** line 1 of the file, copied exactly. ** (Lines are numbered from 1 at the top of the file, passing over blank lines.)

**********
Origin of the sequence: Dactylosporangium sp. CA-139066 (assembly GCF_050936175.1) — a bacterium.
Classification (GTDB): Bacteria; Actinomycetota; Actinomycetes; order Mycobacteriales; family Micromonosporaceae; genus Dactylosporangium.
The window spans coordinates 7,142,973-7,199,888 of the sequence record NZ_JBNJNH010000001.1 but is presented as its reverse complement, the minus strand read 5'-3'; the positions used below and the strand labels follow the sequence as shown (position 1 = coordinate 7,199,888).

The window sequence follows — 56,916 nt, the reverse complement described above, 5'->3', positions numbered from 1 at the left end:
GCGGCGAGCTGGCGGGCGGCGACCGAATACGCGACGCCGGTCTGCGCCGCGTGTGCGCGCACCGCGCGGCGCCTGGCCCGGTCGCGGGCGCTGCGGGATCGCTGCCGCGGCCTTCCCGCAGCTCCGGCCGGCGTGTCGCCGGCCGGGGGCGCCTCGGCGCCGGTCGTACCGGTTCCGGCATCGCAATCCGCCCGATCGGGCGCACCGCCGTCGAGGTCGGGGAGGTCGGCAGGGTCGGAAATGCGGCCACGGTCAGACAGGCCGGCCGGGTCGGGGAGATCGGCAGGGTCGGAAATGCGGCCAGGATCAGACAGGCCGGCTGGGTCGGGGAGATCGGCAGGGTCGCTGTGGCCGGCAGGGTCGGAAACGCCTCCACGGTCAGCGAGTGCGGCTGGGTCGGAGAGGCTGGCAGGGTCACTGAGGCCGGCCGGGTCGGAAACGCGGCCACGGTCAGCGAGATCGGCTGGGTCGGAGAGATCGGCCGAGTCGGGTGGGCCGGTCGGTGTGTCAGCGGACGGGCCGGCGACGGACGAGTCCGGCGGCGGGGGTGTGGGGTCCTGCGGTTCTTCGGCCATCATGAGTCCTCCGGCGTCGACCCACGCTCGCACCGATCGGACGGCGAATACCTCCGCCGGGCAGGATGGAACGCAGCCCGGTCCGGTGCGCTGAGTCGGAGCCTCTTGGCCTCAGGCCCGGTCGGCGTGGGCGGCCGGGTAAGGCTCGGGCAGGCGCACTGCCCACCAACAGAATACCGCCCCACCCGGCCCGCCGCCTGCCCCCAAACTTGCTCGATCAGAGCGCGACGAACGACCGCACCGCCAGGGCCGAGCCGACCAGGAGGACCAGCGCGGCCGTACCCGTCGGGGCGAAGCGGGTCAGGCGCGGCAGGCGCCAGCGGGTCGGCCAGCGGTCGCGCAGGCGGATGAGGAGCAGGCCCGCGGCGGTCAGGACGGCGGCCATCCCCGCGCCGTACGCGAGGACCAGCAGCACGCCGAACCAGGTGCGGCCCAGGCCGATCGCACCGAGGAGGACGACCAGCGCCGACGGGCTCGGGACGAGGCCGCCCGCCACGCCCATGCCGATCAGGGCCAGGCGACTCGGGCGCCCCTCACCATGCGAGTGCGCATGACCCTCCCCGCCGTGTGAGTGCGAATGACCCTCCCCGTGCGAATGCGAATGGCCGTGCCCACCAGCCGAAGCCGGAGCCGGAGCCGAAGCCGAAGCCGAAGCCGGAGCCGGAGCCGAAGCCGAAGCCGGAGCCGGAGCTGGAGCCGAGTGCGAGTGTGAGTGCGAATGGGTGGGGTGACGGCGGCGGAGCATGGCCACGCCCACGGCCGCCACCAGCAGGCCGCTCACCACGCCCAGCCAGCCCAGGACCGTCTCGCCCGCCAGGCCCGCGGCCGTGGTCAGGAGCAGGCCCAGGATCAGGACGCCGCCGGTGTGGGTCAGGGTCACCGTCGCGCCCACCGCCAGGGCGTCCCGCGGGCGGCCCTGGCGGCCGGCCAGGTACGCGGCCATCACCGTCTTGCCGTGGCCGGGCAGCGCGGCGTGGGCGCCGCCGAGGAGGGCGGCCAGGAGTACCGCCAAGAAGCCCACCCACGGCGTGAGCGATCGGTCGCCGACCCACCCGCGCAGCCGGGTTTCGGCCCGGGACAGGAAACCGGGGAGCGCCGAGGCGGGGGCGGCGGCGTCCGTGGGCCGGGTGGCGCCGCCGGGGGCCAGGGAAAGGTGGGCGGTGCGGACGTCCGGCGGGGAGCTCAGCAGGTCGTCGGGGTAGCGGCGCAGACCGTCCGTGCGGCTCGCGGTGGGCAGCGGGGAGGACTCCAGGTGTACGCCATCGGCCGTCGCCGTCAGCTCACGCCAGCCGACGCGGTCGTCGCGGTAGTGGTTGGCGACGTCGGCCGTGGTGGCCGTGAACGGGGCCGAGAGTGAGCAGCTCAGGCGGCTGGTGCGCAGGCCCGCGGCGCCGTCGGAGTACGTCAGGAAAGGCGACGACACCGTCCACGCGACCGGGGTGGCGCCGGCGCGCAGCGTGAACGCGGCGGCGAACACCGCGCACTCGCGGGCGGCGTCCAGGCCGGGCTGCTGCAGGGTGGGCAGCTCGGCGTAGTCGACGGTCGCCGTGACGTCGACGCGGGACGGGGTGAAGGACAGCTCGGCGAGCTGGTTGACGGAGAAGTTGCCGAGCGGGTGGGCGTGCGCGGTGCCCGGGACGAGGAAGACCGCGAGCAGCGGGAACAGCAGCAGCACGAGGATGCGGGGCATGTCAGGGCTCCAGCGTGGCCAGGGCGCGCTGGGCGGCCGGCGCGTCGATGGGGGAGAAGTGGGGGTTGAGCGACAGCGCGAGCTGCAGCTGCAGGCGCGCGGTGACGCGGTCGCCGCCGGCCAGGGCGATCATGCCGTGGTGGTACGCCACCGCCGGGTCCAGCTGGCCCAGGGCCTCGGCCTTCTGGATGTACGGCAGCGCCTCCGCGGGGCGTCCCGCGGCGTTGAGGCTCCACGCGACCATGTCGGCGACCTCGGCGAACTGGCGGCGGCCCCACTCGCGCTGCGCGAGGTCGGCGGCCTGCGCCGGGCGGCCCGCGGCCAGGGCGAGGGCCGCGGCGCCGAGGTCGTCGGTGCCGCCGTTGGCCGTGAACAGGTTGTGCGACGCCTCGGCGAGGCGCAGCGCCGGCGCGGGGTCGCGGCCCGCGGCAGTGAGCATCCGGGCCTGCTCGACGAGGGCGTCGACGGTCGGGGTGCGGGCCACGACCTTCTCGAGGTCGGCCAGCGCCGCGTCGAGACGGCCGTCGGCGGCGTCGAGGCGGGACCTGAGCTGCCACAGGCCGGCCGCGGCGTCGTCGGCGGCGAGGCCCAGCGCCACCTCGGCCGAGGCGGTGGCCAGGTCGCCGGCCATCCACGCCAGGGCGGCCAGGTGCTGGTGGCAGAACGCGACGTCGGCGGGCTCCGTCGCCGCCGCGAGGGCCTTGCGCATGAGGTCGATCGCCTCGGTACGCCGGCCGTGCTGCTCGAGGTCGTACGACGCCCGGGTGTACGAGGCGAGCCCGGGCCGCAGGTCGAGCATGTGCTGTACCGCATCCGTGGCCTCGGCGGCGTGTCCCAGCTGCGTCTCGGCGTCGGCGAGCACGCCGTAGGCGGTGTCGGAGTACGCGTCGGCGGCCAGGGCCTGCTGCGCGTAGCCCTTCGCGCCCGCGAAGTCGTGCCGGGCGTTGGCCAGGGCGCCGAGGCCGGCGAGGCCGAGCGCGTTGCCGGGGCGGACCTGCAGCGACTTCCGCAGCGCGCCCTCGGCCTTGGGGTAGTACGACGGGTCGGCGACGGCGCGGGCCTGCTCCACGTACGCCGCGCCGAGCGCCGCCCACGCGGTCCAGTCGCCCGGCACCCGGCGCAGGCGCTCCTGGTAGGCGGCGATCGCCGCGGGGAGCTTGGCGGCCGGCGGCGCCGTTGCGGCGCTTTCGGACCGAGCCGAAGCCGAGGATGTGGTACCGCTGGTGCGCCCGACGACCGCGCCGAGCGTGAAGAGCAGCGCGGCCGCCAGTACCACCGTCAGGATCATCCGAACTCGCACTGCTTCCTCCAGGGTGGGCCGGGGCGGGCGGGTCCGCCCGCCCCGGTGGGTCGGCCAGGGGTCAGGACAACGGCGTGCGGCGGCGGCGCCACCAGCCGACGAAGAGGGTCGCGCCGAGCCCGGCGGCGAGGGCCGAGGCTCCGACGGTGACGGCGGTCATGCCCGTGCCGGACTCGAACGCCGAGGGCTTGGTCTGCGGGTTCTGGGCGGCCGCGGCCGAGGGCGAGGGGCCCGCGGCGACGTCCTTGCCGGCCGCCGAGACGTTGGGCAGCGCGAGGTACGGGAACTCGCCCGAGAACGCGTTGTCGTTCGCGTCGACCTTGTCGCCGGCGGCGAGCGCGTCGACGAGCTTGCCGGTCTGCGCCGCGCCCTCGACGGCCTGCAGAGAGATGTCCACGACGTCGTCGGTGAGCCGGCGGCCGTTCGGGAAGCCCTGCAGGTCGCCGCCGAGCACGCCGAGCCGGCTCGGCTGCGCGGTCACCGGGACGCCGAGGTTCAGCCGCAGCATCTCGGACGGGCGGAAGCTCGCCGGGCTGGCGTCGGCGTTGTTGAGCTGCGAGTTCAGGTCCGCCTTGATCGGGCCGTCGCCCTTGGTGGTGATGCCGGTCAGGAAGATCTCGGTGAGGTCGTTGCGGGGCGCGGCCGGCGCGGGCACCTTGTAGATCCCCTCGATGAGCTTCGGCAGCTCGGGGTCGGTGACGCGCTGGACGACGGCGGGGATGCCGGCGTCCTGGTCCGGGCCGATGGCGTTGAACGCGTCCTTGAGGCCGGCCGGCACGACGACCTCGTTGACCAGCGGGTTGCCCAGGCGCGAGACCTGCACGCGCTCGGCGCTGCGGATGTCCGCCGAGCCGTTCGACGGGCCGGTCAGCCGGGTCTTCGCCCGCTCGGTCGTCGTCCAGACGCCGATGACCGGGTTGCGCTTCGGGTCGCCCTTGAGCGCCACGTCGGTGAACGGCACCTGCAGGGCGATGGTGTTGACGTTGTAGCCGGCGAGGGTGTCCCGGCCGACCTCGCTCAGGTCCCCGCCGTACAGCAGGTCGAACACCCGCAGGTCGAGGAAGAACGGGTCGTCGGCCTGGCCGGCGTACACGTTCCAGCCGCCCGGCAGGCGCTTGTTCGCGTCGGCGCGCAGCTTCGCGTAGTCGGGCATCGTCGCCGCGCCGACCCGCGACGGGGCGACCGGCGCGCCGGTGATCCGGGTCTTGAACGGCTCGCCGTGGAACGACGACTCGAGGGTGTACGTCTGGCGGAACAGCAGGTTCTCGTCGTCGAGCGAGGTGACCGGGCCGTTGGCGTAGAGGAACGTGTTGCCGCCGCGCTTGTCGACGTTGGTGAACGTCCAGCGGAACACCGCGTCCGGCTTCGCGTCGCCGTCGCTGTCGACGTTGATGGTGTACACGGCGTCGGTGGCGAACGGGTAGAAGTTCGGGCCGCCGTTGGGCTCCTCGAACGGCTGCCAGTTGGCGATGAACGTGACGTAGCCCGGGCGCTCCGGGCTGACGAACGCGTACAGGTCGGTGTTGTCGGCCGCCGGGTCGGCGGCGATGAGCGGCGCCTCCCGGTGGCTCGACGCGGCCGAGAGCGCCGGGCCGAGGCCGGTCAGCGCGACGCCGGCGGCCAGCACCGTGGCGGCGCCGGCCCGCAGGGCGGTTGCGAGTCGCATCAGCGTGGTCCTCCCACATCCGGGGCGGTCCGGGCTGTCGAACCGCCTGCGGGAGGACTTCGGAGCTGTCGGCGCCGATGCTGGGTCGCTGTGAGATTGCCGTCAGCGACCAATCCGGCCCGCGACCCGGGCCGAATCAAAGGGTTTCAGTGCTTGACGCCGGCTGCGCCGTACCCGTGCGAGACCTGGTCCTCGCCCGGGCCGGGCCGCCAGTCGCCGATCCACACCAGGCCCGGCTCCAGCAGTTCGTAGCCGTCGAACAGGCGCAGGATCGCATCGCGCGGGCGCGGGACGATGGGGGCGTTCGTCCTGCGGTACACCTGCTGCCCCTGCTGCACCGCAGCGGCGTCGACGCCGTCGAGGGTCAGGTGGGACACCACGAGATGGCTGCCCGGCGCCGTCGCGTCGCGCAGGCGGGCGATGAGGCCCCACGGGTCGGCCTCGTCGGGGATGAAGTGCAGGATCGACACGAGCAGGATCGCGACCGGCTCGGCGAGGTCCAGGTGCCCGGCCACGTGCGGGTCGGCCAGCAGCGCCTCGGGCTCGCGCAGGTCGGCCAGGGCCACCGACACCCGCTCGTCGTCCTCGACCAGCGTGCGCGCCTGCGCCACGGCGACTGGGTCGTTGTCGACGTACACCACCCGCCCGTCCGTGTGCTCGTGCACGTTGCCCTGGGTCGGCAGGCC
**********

Origin of the sequence: Dactylosporangium sp. CA-139066 (assembly GCF_050936175.1) — a bacterium.